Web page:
Blair stands by weapons evidence
EVIAN, France (CNN) -- UK Prime Minister Tony Blair says he stands "absolutely 100 percent" behind intelligence on weapons of mass destruction published before the war in Iraq.
Blair, speaking at a G-8 news conference in Evian, called accusations that intelligence information had been doctored "completely absurd."
"I stand absolutely 100 percent behind the evidence based on intelligence that we presented to people," he said.
Blair urged the public to be patient as the search for weapons continues.
"I think it would be useful if we waited until we actually got the full evidence before us," he said. "In the meantime, it's important that people don't make a judgment until they actually get what the experts uncover."
Last week, UK Defense Minister Adam Ingram denied allegations that the government had applied pressure on put pressure on the intelligence services to distort information about Saddam Hussein's alleged weapons program. (Full story)
However, Ingram said a comment by Blair before the war -- in which he said Iraq was capable of deploying weapons of mass destruction within 45 minutes notice -- was based on a single source. The information "wasn't corroborated," Ingram added.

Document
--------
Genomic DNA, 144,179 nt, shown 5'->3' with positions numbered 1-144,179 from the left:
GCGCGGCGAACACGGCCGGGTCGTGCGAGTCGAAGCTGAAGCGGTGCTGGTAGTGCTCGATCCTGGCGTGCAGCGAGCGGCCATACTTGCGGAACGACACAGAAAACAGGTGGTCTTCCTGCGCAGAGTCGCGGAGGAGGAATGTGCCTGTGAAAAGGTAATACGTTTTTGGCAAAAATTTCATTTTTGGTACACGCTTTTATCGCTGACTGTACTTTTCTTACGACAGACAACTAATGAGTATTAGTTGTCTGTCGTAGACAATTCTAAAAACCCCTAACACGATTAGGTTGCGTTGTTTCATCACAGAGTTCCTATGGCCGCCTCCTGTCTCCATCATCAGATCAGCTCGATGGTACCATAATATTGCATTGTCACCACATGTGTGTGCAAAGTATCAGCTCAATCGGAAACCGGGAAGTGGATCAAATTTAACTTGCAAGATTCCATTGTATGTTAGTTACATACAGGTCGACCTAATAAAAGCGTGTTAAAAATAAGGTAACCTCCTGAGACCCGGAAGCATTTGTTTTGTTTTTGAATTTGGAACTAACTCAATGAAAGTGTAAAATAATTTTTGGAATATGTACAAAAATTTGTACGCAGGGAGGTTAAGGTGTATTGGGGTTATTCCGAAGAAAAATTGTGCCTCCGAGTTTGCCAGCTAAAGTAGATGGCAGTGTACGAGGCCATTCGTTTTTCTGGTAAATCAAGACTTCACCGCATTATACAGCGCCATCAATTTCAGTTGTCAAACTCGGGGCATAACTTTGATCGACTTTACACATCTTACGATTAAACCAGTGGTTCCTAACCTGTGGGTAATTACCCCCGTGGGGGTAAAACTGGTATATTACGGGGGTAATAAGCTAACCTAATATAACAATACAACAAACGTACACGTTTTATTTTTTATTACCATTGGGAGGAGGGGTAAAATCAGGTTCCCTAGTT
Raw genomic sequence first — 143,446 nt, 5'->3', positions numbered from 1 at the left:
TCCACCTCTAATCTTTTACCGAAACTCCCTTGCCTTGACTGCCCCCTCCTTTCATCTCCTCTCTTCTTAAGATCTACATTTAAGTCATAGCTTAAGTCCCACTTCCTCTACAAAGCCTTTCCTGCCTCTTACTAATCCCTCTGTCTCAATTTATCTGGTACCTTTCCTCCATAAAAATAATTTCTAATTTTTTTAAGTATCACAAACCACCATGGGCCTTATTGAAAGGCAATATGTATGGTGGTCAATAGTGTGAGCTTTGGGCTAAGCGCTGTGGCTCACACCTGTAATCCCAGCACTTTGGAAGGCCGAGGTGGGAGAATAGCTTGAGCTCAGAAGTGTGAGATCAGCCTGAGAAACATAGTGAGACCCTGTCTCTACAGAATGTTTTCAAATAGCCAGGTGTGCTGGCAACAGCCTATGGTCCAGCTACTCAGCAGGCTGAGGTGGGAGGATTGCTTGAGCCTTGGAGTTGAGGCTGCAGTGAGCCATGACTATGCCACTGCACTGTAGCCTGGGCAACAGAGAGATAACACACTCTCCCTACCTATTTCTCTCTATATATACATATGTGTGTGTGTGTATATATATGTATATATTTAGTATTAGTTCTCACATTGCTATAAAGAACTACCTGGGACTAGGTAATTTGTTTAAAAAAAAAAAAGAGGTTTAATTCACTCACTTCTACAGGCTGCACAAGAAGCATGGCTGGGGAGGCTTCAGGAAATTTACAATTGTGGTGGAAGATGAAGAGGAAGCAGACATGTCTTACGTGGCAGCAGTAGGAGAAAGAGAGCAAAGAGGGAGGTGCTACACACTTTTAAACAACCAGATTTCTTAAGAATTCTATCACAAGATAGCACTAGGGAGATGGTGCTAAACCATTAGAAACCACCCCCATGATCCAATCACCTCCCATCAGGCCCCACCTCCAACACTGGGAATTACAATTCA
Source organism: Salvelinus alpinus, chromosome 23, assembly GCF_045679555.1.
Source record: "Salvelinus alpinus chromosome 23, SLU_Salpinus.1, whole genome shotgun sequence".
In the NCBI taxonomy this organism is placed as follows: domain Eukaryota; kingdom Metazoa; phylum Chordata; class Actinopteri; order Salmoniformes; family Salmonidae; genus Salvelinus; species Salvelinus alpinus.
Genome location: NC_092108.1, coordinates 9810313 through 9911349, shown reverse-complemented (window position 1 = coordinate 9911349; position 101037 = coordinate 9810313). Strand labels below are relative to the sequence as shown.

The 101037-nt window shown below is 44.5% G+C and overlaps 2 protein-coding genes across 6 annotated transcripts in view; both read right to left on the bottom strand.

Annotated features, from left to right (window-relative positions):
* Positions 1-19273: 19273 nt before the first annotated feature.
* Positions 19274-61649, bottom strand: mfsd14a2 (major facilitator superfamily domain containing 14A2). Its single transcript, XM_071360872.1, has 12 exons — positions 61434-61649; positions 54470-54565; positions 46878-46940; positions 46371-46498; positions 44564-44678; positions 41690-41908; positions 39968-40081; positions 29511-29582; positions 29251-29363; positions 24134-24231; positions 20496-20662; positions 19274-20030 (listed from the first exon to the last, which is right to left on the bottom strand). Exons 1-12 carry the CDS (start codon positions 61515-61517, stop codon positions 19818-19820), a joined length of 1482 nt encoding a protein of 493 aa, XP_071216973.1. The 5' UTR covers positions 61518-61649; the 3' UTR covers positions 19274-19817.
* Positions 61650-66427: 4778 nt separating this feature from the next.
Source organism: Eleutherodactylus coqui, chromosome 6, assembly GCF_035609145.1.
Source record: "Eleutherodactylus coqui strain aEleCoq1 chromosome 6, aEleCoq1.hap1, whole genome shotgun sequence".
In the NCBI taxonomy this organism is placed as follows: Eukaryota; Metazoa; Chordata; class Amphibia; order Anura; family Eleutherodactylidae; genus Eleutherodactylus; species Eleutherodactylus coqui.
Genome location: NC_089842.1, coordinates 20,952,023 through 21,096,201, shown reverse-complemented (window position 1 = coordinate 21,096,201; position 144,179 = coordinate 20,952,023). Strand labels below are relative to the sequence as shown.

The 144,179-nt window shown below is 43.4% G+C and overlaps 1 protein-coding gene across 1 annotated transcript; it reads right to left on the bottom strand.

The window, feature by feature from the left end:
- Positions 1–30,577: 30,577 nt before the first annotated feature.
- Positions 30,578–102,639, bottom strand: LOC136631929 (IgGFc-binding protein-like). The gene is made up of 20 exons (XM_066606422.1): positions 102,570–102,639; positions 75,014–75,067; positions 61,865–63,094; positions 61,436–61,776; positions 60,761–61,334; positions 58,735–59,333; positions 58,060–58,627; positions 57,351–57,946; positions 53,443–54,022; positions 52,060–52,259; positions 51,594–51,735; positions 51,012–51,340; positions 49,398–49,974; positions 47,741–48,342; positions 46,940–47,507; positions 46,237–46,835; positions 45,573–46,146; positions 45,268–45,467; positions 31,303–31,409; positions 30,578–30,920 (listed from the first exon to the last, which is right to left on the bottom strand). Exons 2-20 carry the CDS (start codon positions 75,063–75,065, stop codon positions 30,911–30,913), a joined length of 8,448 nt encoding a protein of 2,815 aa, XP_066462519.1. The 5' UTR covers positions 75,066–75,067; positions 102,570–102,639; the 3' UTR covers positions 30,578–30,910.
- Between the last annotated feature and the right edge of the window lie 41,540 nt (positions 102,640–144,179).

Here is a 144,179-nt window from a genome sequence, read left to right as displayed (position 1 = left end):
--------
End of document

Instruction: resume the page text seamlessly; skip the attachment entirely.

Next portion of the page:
Monday in Evian, Blair told reporters: "The idea that we doctored intelligence reports in order to invent some notion about a 45-minute capability of delivering weapons of mass destruction, the idea that we doctored such intelligence is completely and totally false.
"Every single piece of intelligence that we presented was cleared very properly by the Joint Intelligence Committee.
Blair also dismissed as "completely and totally untrue" suggestions that he and U.S. President George W. Bush secretly agreed on an invasion of Iraq as early as last autumn.
The prime minister's comments came on the second day of the G-8 meeting that has so far been overshadowed by the fallout from disagreements -- especially between the summit host France and the United States -- over the war in Iraq. (Full story)
Earlier on Monday, Bush described a meeting with French President Jacques Chirac as "very helpful," and said he would ask Chirac's advice on the Middle East.
The disagreement between the U.S. and France on Iraq "does not mean we have to be disagreeable," Bush said.
The pair met at the G-8 summit of world leaders taking place in the French town of Evian.
G-8 nations are expected to discuss the dangers of weapons of mass destruction during day two of the summit.